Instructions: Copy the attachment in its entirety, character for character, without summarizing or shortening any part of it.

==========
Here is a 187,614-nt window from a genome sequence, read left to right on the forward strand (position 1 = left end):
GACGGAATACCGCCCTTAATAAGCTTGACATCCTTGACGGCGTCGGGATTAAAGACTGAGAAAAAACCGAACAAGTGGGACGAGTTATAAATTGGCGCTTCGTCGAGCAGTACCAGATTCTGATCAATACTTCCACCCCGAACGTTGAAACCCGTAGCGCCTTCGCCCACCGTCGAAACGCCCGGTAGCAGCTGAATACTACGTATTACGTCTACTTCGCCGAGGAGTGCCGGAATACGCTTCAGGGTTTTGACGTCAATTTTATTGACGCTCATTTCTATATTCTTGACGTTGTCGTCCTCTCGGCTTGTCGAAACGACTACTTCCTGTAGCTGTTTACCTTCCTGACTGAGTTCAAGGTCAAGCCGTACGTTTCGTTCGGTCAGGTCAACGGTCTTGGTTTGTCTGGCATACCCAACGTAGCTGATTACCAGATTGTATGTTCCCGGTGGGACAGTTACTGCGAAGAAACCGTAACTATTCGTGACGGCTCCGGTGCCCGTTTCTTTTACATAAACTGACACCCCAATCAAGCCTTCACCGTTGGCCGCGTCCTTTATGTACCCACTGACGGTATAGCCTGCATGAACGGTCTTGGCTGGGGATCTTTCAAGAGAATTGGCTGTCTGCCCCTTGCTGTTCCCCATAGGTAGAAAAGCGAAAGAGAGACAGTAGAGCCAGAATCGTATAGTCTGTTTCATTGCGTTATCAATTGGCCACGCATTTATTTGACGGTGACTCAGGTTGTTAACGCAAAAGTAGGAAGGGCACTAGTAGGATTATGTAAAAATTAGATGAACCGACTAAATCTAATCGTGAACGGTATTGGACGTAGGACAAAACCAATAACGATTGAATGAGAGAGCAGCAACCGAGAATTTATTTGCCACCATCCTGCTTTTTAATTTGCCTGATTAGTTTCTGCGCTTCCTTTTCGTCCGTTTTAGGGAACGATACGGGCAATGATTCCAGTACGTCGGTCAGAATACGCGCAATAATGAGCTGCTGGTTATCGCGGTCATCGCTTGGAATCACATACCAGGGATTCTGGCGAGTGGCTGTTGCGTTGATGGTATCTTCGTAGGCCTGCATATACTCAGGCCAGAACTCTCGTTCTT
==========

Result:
Here is a 187,614-nt window from a genome sequence, read left to right on the forward strand (position 1 = left end):
GACGGAATACCGCCCTTAATAAGCTTGACATCCTTGACGGCGTCGGGATTAAAGACTGAGAAAAAACCGAACAAGTGGGACGAGTTATAAATTGGCGCTTCGTCGAGCAGTACCAGATTCTGATCAATACTTCCACCCCGAACGTTGAAACCCGTAGCGCCTTCGCCCACCGTCGAAACGCCCGGTAGCAGCTGAATACTACGTATTACGTCTACTTCGCCGAGGAGTGCCGGAATACGCTTCAGGGTTTTGACGTCAATTTTATTGACGCTCATTTCTATATTCTTGACGTTGTCGTCCTCTCGGCTTGTCGAAACGACTACTTCCTGTAGCTGTTTACCTTCCTGACTGAGTTCAAGGTCAAGCCGTACGTTTCGTTCGGTCAGGTCAACGGTCTTGGTTTGTCTGGCATACCCAACGTAGCTGATTACCAGATTGTATGTTCCCGGTGGGACAGTTACTGCGAAGAAACCGTAACTATTCGTGACGGCTCCGGTGCCCGTTTCTTTTACATAAACTGACACCCCAATCAAGCCTTCACCGTTGGCCGCGTCCTTTATGTACCCACTGACGGTATAGCCTGCATGAACGGTCTTGGCTGGGGATCTTTCAAGAGAATTGGCTGTCTGCCCCTTGCTGTTCCCCATAGGTAGAAAAGCGAAAGAGAGACAGTAGAGCCAGAATCGTATAGTCTGTTTCATTGCGTTATCAATTGGCCACGCATTTATTTGACGGTGACTCAGGTTGTTAACGCAAAAGTAGGAAGGGCACTAGTAGGATTATGTAAAAATTAGATGAACCGACTAAATCTAATCGTGAACGGTATTGGACGTAGGACAAAACCAATAACGATTGAATGAGAGAGCAGCAACCGAGAATTTATTTGCCACCATCCTGCTTTTTAATTTGCCTGATTAGTTTCTGCGCTTCCTTTTCGTCCGTTTTAGGGAACGATACGGGCAATGATTCCAGTACGTCGGTCAGAATACGCGCAATAATGAGCTGCTGGTTATCGCGGTCATCGCTTGGAATCACATACCAGGGATTCTGGCGAGTGGCTGTTGCGTTGATGGTATCTTCGTAGGCCTGCATATACTCAGGCCAGAACTCTCGTTCTT